President-elect Donald Trump during a news conference at Trump Tower. (Timothy A. Clary/Agence France-Presse via Getty Images)
Deputy editorial page editor

The Trump administration’s first Cabinet meeting should be an interesting affair. On issue after issue — Russia, the border wall, the Iran nuclear deal, climate change, torture, NATO — President-elect Donald Trump’s nominees have diverged from his stated positions. So whose views will prevail? Could Trump’s secretaries help save Trump from himself — and the country from Trump? Will they offer a sobering dose-of-reality therapy for the reality TV president?

There are strong arguments for either outcome. I am tending ever so cautiously — clinging perhaps — to the optimistic one.

The official position of the Trump transition is no. “At the end of the day, each one of them is going to pursue a Trump agenda and a Trump vision,” incoming White House press secretary Sean Spicer told reporters Thursday.

Spicer dismissed the nominees’ divergence from Trump at their confirmation hearings as answers when “they’re being asked their personal views here and there.” Wait. A personal view is if you prefer opera to hip-hop. The nominees’ testimony reflects their policy positions and assessments, in some cases deeply held convictions at the core of future responsibilities.

So it is a significant expression of policy — not a personal view — when Defense Secretary nominee James N. Mattis says about Russia and Vladimir Putin, “I’m all for engagement, but we also have to recognize reality and what Russia is up to. And there’s a decreasing number of areas where we can engage cooperatively and an increasing number of areas where we’re going to have to confront Russia.”

Or when CIA Director nominee Mike Pompeo, similarly, says, “Russia has reasserted itself aggressively, invading and occupying Ukraine, threatening Europe and doing nothing to aid in the destruction and defeat of ISIS.”

Contrast that with Trump, throughout the course of the campaign and as recently as the day before: “If Putin likes Donald Trump, I consider that an asset, not a liability, because we have a horrible relationship with Russia. Russia can help us fight ISIS.”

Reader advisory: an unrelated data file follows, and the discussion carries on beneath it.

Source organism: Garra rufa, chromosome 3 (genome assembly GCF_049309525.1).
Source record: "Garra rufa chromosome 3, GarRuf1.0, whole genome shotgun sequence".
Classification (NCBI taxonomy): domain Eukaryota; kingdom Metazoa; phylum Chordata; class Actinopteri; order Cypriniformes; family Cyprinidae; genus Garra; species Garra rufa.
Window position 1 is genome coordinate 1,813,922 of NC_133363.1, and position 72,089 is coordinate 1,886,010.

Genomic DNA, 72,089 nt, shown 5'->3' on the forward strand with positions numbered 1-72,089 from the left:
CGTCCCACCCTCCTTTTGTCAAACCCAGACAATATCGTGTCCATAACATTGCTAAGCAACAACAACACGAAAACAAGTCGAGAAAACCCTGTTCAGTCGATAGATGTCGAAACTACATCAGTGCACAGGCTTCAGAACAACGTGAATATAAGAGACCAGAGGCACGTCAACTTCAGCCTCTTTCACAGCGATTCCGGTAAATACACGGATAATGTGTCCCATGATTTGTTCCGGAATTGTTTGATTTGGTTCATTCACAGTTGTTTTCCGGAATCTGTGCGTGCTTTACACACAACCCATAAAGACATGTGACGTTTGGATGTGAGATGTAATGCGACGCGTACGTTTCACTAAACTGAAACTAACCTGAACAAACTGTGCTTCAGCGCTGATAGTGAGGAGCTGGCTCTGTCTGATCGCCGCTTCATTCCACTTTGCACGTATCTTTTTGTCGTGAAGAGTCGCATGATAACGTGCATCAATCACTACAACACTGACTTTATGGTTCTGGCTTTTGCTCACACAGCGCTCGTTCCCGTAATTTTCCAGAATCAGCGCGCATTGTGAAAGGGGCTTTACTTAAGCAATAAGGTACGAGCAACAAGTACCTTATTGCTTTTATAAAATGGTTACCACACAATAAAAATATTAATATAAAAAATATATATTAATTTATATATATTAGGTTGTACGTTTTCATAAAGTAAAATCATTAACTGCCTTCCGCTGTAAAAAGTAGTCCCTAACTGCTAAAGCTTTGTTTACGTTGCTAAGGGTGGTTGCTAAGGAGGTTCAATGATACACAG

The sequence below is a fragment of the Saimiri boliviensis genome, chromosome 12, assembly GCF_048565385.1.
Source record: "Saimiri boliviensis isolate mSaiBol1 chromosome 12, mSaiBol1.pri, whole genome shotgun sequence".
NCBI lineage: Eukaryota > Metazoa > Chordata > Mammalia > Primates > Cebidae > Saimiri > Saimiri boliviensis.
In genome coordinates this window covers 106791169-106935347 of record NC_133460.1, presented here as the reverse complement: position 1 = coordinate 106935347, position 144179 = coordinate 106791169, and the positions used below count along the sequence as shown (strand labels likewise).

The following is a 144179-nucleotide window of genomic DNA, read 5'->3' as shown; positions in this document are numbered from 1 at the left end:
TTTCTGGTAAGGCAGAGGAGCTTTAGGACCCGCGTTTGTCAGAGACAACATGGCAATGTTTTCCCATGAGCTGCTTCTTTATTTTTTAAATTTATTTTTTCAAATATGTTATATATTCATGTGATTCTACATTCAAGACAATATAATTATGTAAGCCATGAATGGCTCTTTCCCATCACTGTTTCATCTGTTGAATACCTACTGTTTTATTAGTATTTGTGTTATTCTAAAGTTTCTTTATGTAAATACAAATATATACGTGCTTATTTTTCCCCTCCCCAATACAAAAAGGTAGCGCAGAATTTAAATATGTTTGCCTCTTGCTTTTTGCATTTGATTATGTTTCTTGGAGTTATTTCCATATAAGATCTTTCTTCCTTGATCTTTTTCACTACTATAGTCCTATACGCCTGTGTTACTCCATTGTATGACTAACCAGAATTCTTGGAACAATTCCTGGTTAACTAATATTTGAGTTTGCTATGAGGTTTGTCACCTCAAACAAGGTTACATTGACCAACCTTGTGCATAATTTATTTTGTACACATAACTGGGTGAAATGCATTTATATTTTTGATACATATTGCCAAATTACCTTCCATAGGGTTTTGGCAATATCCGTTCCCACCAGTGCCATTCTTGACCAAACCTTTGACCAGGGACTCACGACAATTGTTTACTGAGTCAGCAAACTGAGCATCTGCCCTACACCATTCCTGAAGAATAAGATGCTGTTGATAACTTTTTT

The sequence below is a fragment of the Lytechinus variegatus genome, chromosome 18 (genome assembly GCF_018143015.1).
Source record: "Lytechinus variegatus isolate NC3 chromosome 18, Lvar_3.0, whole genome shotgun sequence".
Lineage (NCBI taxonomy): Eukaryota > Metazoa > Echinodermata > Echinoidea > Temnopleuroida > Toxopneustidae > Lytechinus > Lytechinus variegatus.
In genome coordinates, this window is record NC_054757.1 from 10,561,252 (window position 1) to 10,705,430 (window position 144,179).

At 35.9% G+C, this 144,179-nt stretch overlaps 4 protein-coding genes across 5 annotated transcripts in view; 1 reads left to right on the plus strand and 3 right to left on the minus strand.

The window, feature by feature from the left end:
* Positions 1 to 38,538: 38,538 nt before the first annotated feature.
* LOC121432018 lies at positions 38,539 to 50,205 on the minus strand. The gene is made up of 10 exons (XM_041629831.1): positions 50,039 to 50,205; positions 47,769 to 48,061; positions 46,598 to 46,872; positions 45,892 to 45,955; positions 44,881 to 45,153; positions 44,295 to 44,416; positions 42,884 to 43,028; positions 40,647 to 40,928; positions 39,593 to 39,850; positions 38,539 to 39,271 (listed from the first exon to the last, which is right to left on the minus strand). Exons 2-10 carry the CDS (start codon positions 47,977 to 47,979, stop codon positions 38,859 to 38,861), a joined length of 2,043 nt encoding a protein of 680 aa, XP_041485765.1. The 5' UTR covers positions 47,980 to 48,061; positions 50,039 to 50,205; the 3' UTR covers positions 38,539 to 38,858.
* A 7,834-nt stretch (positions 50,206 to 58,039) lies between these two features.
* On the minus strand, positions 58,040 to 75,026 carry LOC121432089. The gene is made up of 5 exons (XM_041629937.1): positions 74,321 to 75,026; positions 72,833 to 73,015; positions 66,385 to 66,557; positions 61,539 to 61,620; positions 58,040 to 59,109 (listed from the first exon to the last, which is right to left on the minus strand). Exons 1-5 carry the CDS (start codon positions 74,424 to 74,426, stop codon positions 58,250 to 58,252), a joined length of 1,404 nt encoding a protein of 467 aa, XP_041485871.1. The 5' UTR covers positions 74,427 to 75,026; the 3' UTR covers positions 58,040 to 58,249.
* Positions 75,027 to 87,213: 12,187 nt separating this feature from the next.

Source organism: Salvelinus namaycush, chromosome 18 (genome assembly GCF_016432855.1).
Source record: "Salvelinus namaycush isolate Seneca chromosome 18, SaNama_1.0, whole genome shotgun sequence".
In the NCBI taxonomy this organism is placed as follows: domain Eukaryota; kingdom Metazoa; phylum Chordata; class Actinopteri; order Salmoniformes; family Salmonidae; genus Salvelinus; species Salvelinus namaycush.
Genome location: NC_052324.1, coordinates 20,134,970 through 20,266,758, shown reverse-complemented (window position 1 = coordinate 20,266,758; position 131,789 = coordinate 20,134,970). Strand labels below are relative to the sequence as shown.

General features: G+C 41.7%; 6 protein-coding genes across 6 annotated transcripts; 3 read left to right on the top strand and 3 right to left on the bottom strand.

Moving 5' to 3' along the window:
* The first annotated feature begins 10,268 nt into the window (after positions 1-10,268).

Trump himself, in an early-morning tweet Friday, purported to be just fine with his team of dissidents. “I want them to be themselves and express their own thoughts, not mine!” he wrote. Right. Everyone who’s watched Trump over the last stretch knows how well he deals with what he perceives as challenges to his authority.

The argument for Trump being tempered, to some extent, by some of his Cabinet (overall, certainly, this is no moderate bunch) is a bet on a combination of Trump’s intellectual laziness and susceptibility to manipulation by deference and flattery.

Trump has few deeply held policy views and seems disinclined, to put it mildly, to put in the work needed to prepare for the presidency, no less inhabit the office. He has never suffered the ordinary politician’s political embarrassment over accusations of flip-flopping.

As a result, he is attached to many of these stances by the thinnest of filaments. He arrived at them by gut, not intensive study. He is more inclined to delegate than to delve into a briefing book. So when approached in the right way, with deference rather than disdain, by a person he considers an ally rather than an enemy, he is susceptible to convincing. Thus Trump, who had proclaimed that “torture works,” told the New York Times, after meeting with Mattis, that he was “surprised” and “impressed” by the retired Marine general’s rejection of waterboarding, even as he noted, “I’m not saying it changed my mind.”

The strongest argument against this sunny outlook has to do with others in Trump’s orbit, and closer to its center. For every Mattis and Pompeo, for every John F. Kelly (the retired Marine general tapped to head the Department of Homeland Security, who testified that a border wall with Mexico “in and of itself will not do the job’’) and even Rex Tillerson (the former ExxonMobil chief executive nominated to be secretary of state, who testified that “the risk of climate change does exist”), there will be, in the West Wing, a Stephen K. Bannon as chief strategist and senior counselor and Michael T. Flynn as national security adviser. Their records suggest they will inflame Trump’s worst instincts, not restrain them.

Bannon and Flynn have been politically closer to Trump longer; they will be physically closer to him at the White House. Trump could continue to be swayed by the last person whispering in his ear. Or the stature, knowledge and experience at bureaucratic maneuvering of some Cabinet secretaries could, at least at times, avert bad decisions. How all this plays out will shape the course of the Trump presidency.

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